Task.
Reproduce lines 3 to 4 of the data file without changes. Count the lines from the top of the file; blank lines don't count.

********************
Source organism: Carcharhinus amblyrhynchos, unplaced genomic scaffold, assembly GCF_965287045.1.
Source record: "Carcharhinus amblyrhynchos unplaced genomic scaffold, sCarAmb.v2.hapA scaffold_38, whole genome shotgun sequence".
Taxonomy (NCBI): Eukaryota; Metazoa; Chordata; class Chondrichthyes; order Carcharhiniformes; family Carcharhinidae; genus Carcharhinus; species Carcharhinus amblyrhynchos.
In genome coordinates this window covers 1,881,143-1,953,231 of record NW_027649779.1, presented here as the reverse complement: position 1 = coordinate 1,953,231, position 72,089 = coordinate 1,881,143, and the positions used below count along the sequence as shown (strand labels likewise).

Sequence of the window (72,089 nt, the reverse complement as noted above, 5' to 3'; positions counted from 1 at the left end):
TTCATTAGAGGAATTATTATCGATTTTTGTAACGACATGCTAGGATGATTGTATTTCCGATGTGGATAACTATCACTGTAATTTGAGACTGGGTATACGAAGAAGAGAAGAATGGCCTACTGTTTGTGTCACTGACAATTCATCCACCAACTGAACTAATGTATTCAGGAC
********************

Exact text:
Taxonomy (NCBI): Eukaryota; Metazoa; Chordata; class Chondrichthyes; order Carcharhiniformes; family Carcharhinidae; genus Carcharhinus; species Carcharhinus amblyrhynchos.
In genome coordinates this window covers 1,881,143-1,953,231 of record NW_027649779.1, presented here as the reverse complement: position 1 = coordinate 1,953,231, position 72,089 = coordinate 1,881,143, and the positions used below count along the sequence as shown (strand labels likewise).